Following the Sexual Assault allegations, New York Gov. Andrew Cuomo said Tuesday that he will resign from his post, a measure that will take effect in 14 days.
“The best way I can help is if I step aside and let the government go back to government”.
A report released last week by New York Attorney General Letitia James detailed the allegations of 11 women and found that Cuomo engaged in “unwanted and non-consensual touching,” among other accusations. The governor repeatedly rejected those accusations.
Cuomo called the ability to have a functional government during this pandemic a “matter of life and death”.
“Wasting energy on distractions is the last thing the state government should do, and I can’t be the cause of that,” he said.
“I love New York and I love them,” he said emotionally in a message to the citizens of New York. “I work for you,” he said, addressing New Yorkers, and “doing the right thing is doing the right thing for you”.
Additionally, he called Lt. Governor Kathy Hochul “smart and confident” adding that the transition “must be seamless” and “she can catch up quickly”.
Meanwhile, he thanked his team, including his top advisor, Melissa DeRosa, who recently resigned.
Cuomo spoke about his management, including his actions in the face of natural disasters and emergencies, free college tuition, infrastructure projects, and how he handled the covid-19 pandemic.
Cuomo has defended himself against the accusations against him
“In my mind, I have never crossed the line with anyone. But I did not realize to what extent that line had been redrawn,” Cuomo said, adding that there are cultural and generational changes that he did not “appreciate”.
“The report said that I sexually harassed 11 women, that was the headline that people heard, saw and reacted to,” he said.
“The reaction was outrage and it should have been,” he continued. “However, it was also false”.
Cuomo said his attorney, Rita Glavin, has already raised serious “issues and flaws that should concern all New Yorkers” regarding the fairness of the report.
“The most serious accusations against me have no credible factual basis in the report,” he said. He added: “And there is a difference between the alleged misconduct and the conclusion of sexual harassment”.
“This is not to say that there are not 11 women that I really offended, there are, and for that I deeply apologized.”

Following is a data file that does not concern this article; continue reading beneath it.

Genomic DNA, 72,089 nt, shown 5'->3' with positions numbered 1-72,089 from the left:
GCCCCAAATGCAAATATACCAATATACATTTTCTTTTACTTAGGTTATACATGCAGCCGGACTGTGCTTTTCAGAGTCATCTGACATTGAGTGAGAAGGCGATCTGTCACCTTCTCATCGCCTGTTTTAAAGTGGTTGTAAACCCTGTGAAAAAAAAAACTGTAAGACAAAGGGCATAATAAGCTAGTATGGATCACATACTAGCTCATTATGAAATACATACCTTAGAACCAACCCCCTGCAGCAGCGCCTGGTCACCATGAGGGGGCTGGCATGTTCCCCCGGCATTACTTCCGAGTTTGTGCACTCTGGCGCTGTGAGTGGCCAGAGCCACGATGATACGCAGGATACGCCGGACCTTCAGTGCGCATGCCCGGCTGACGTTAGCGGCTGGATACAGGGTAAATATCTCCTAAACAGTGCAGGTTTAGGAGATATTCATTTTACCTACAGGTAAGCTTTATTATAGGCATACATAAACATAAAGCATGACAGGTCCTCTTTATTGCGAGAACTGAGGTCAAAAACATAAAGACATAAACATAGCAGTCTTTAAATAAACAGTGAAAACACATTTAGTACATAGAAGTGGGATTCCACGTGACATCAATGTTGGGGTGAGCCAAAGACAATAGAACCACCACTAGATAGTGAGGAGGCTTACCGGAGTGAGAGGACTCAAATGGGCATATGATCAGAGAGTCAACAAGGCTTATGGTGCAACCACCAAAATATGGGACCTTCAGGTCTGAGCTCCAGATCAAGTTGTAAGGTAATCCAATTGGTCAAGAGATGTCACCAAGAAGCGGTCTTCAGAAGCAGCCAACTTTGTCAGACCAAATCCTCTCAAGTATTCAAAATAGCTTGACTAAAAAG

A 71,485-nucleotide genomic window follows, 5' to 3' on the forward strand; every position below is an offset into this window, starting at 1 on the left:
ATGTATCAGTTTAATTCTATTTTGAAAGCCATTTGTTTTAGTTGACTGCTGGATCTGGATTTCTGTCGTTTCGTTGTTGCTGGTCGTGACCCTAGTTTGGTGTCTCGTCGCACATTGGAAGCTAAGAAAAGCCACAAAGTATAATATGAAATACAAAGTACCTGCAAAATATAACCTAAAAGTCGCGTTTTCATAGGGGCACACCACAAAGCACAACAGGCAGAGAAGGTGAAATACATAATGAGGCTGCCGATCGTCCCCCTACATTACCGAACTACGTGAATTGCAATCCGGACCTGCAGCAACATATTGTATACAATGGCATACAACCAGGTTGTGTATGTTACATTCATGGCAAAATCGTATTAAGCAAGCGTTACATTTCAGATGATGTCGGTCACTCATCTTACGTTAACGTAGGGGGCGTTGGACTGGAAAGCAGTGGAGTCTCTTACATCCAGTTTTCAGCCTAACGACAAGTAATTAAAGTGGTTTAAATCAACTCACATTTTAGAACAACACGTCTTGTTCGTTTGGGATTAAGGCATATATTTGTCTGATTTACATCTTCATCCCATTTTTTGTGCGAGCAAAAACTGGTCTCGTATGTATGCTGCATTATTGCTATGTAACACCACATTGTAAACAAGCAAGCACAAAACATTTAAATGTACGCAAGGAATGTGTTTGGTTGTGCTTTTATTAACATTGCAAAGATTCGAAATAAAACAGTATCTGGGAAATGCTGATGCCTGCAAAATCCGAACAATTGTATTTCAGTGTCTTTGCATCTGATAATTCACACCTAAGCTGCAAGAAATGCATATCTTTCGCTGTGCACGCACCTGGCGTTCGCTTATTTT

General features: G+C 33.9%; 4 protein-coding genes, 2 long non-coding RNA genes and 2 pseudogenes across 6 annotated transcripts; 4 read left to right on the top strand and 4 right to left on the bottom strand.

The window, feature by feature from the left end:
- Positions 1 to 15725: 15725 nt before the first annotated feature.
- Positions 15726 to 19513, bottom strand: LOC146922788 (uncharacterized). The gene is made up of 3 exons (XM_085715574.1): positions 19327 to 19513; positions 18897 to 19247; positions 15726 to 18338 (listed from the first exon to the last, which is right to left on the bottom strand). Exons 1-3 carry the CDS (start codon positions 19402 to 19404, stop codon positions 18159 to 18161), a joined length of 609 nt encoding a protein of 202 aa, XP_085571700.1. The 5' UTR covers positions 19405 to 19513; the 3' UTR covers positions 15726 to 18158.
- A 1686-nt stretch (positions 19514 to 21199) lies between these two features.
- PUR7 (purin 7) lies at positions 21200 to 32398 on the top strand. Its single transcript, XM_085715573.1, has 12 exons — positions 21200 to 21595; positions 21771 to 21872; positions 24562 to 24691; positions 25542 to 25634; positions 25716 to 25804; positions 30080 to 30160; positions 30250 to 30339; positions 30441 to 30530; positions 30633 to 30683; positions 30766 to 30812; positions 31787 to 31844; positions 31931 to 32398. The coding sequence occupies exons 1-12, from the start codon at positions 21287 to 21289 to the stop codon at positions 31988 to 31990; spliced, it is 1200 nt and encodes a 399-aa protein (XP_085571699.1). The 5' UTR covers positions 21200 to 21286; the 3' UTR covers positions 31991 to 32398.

Also, she said that she thought she was being “friendly” and “nice” with her kisses and hugs, but ultimately, “I take full responsibility for my actions”.
“I have been too familiar with people. My sense of humor can be offensive and unpleasant. I hug and kiss people casually.”
‘A result the president asked for’
The White House reacted to the news that Governor Andrew Cuomo will resign in 14 days. In that sense, they reiterated that it was an outcome that President Joe Biden had advocated for. In addition, they dismissed any concern that the breaking news overshadow the approval of a key issue on the bipartisan agenda.
“The president made his views and opinions clear last week. Our take is this is about these brave women who came forward, told their stories, shared their stories. And the investigation overseen by the attorney general which, of course, was completed today in an outcome that the president requested last week,” White House press secretary Jen Psaki told reporters at the news conference of this Tuesday.
Psaki said that Biden hasn’t spoken to Cuomo. “There are no plans, that I know of, to speak to him,” she said. And when asked if the White House received a notice about the resignation, Psaki said, “No”.
Psaki said Biden has “not yet” spoken with Lieutenant Governor Kathy Hochul, who will become New York’s first female governor when Cuomo’s resignation takes effect.
She also suggested that the American people are more concerned about the passage of the infrastructure bill in the Senate than about the Cuomo news, which happened within minutes of each other.
“What I can assure you is that Americans across the country, coming and going to work, taking their children to camp, worrying about whether their children have access to clean water, and concentrating on whether the schools they go to They have the resources they need, they are more focused on the fact that 69 members of the Senate, 19 Republicans, came together to take an important step forward. That’s my bet in terms of what people are talking about,” said Psaki.
Travis M. Andrews is a features writer for The Washington Post. He joined The Post in 2016 as a reporter for Morning Mix. He was previously a travel and culture editor for Southern Living magazine, a contributing pop culture reporter for Mashable and the Week, and a contributing editor for the Syfy blog Dvice. He also has freelanced for magazines, including Esquire, GQ and Time. He is the author of the coming book “Because He’s Jeff Goldblum,” a semi-rumination and semi-ridiculous look at the career of the enigmatic actor and an exploration of the shifting nature of fame in the 21st century, to be published in November by Plume.